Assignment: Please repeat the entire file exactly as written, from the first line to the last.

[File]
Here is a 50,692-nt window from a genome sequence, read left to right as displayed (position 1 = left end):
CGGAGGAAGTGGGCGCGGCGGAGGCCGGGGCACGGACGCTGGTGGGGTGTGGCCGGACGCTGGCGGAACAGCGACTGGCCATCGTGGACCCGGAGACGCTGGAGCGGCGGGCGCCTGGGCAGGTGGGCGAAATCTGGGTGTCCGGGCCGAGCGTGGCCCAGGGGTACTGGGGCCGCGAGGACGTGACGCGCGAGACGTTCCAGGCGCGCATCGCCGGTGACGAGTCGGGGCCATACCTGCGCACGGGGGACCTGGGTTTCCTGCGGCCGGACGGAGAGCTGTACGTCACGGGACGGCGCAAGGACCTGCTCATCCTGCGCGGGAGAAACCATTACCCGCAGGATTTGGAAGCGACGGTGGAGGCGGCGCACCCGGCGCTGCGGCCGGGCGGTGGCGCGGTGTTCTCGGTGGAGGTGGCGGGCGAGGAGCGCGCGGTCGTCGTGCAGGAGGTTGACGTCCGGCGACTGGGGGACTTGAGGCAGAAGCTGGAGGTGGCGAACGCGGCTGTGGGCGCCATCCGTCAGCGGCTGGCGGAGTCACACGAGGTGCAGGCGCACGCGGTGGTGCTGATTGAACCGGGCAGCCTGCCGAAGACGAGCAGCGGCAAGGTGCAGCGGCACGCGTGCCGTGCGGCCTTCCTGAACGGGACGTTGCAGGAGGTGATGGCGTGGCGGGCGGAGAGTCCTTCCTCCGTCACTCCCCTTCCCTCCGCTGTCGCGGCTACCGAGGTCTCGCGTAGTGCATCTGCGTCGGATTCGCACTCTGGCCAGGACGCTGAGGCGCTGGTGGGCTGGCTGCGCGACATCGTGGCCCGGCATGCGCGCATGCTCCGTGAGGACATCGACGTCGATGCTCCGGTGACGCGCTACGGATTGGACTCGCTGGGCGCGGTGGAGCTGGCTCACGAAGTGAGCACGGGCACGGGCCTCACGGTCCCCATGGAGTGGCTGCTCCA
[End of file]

Here is a 50,692-nt window from a genome sequence, read left to right as displayed (position 1 = left end):
CGGAGGAAGTGGGCGCGGCGGAGGCCGGGGCACGGACGCTGGTGGGGTGTGGCCGGACGCTGGCGGAACAGCGACTGGCCATCGTGGACCCGGAGACGCTGGAGCGGCGGGCGCCTGGGCAGGTGGGCGAAATCTGGGTGTCCGGGCCGAGCGTGGCCCAGGGGTACTGGGGCCGCGAGGACGTGACGCGCGAGACGTTCCAGGCGCGCATCGCCGGTGACGAGTCGGGGCCATACCTGCGCACGGGGGACCTGGGTTTCCTGCGGCCGGACGGAGAGCTGTACGTCACGGGACGGCGCAAGGACCTGCTCATCCTGCGCGGGAGAAACCATTACCCGCAGGATTTGGAAGCGACGGTGGAGGCGGCGCACCCGGCGCTGCGGCCGGGCGGTGGCGCGGTGTTCTCGGTGGAGGTGGCGGGCGAGGAGCGCGCGGTCGTCGTGCAGGAGGTTGACGTCCGGCGACTGGGGGACTTGAGGCAGAAGCTGGAGGTGGCGAACGCGGCTGTGGGCGCCATCCGTCAGCGGCTGGCGGAGTCACACGAGGTGCAGGCGCACGCGGTGGTGCTGATTGAACCGGGCAGCCTGCCGAAGACGAGCAGCGGCAAGGTGCAGCGGCACGCGTGCCGTGCGGCCTTCCTGAACGGGACGTTGCAGGAGGTGATGGCGTGGCGGGCGGAGAGTCCTTCCTCCGTCACTCCCCTTCCCTCCGCTGTCGCGGCTACCGAGGTCTCGCGTAGTGCATCTGCGTCGGATTCGCACTCTGGCCAGGACGCTGAGGCGCTGGTGGGCTGGCTGCGCGACATCGTGGCCCGGCATGCGCGCATGCTCCGTGAGGACATCGACGTCGATGCTCCGGTGACGCGCTACGGATTGGACTCGCTGGGCGCGGTGGAGCTGGCTCACGAAGTGAGCACGGGCACGGGCCTCACGGTCCCCATGGAGTGGCTGCTCCA